The statistics are frightening: about 1 in 8 women will get breast cancer at some point in her life. As high as those numbers are, what’s even higher is how many people are forever devastated by it. Children who grow up without mothers. Husbands who lose their wives. Mothers, fathers, siblings, cousins, aunts, uncles, friends, and on and on. Because every woman is the head of some kind of village. And when she’s sick, or God forbid dies, everyone is forever changed.
I would not be who I am today if not for breast cancer. Anne Klein, my boss and mentor, had breast cancer. Not that I knew that when she was alive. It was an unspoken word. I knew she was sick, but had no idea how sick. It wasn’t until I was having my baby in the hospital – fully intending on being a stay-at-home mother - when I was told I had to come back to work because “Anne was very sick” and we had a collection due. I told them I couldn’t come back to work for a week, and they said they would bring work to me. Sure enough, the racks came rolling up the driveway of my home. Eleven days after I had my daughter Gabby, Anne died, and I went back to work. The rest, as they say, is history.
Breast cancer is so personal to all of us. In addition to Anne Klein, there are two other strong women who were dear friends I want to honor this month. They took their private struggles public to shed light and awareness on this terrible disease. Their fight lives on in all of us.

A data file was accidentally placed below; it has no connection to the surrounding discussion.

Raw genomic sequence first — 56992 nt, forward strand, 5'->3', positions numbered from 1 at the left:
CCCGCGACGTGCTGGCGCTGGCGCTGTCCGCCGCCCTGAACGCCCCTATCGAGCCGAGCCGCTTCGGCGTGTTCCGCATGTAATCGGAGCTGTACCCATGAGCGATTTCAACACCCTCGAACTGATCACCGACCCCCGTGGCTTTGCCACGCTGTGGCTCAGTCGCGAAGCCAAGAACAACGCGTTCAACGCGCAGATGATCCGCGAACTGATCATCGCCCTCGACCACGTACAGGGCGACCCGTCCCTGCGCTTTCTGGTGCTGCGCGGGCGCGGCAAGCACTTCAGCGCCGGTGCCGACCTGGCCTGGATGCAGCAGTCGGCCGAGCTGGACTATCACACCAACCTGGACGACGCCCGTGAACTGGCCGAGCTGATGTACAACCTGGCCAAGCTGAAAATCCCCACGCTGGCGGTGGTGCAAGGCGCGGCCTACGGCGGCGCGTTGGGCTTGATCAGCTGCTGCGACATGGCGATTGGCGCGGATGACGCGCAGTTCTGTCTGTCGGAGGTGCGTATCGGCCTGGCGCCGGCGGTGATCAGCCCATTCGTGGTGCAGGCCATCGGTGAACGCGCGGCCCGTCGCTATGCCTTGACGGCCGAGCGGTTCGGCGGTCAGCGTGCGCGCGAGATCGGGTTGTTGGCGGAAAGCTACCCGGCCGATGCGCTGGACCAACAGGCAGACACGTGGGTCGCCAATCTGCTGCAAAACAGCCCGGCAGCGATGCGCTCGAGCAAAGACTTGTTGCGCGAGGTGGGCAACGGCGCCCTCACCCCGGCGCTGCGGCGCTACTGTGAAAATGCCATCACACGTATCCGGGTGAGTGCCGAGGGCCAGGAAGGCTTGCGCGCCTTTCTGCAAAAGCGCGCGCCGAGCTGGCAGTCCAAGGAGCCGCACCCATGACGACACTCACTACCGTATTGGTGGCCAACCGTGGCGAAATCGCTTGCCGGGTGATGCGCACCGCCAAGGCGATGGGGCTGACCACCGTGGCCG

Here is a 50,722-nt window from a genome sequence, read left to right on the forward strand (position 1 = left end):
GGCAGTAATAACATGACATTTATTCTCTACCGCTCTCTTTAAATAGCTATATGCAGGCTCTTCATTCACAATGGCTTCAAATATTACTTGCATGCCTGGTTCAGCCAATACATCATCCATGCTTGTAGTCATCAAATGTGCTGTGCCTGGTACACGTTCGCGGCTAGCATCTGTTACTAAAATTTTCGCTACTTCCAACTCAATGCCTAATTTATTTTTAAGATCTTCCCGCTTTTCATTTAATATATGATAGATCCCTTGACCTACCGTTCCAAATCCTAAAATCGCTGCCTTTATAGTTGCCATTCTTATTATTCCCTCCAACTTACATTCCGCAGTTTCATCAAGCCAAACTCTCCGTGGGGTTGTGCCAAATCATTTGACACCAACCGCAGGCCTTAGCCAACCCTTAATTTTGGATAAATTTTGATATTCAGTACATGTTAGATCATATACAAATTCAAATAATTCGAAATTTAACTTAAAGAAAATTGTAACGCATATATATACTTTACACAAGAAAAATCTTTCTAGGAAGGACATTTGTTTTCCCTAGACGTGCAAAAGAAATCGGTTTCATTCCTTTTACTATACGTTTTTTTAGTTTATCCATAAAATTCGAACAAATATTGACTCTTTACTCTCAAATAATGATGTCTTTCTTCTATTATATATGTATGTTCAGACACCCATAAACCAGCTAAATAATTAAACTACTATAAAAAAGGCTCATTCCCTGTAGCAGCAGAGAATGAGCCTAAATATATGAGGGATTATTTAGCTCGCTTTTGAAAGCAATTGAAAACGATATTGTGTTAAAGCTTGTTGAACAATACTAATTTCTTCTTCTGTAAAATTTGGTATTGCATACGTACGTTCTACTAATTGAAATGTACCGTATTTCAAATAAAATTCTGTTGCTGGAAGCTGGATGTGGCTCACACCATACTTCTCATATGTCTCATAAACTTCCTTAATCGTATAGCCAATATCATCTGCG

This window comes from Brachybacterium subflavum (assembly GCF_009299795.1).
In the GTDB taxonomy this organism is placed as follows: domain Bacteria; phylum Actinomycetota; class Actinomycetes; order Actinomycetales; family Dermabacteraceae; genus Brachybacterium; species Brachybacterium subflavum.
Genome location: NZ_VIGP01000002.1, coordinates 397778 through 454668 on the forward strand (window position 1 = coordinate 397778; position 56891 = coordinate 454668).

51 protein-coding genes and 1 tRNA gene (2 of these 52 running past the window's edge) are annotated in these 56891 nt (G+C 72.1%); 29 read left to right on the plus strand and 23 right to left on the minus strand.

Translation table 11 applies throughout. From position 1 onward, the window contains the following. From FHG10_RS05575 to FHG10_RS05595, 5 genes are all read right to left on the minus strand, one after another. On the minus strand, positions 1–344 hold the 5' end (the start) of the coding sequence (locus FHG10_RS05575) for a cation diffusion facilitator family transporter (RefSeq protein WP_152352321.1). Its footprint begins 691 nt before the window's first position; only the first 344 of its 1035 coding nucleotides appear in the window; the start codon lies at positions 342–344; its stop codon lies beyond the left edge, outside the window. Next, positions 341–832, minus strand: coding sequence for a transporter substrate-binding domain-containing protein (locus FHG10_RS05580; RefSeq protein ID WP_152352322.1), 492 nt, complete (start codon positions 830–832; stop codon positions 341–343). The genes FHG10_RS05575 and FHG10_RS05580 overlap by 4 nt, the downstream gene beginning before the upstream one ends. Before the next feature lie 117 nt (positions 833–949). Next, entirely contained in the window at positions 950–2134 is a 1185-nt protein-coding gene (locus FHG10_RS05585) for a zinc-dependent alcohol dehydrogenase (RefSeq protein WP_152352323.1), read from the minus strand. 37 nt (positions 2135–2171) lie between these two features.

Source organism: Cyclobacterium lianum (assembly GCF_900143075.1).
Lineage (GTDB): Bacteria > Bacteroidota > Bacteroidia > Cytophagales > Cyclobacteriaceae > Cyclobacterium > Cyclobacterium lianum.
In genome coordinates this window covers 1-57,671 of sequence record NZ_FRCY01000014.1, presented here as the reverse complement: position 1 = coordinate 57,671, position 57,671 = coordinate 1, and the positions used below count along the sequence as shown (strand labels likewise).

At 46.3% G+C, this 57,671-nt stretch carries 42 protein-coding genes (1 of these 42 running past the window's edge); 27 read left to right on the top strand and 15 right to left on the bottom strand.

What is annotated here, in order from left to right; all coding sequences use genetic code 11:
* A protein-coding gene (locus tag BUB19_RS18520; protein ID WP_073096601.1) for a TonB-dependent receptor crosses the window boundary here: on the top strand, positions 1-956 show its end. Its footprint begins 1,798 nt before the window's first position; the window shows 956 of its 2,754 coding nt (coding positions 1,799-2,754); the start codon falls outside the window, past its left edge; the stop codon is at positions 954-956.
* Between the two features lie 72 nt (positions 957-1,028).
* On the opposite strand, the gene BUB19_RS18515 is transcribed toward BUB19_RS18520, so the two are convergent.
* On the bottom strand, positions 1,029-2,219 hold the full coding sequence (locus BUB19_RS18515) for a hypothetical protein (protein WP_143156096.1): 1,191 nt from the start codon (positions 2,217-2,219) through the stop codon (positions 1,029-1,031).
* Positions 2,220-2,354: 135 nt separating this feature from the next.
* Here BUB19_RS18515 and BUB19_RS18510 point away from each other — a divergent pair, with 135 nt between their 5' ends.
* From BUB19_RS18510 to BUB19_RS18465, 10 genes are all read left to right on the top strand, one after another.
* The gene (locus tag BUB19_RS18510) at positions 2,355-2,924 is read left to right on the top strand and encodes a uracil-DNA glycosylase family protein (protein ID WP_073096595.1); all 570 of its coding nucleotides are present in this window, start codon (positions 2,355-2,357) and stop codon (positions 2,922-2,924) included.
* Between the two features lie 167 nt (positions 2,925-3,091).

Lynn Kohlman | One of my best friends in life, Lynn was a woman of true style, one who created fashion just in her being. As a model, fashion stylist and photographer, she lived on both sides of the camera. She was also the Fashion Director of DKNY. Lynn inspired me professionally, creatively and personally. She was one of the strongest people I ever knew, as well as one of the most sensitive. Only a formidable spirit could embrace the darkness of her disease and find such beautiful light. Lynn’s book “Lynn, Front to Back” tells of her extraordinary journey. Read it and be inspired.
Evelyn Lauder | Evelyn brought heart and soul to everything she did. Kind and generous, she treated everyone in her life like they were family. I admired how she took a problem and created a solution. After having lived with breast cancer, she wanted to prevent others from enduring what she had, so she built an organization dedicated to research and awareness. As a woman with such global stature and grace, I loved how she balanced the personal, the professional and the philanthropic. Evelyn showed us it could all be done with enormous style and heart.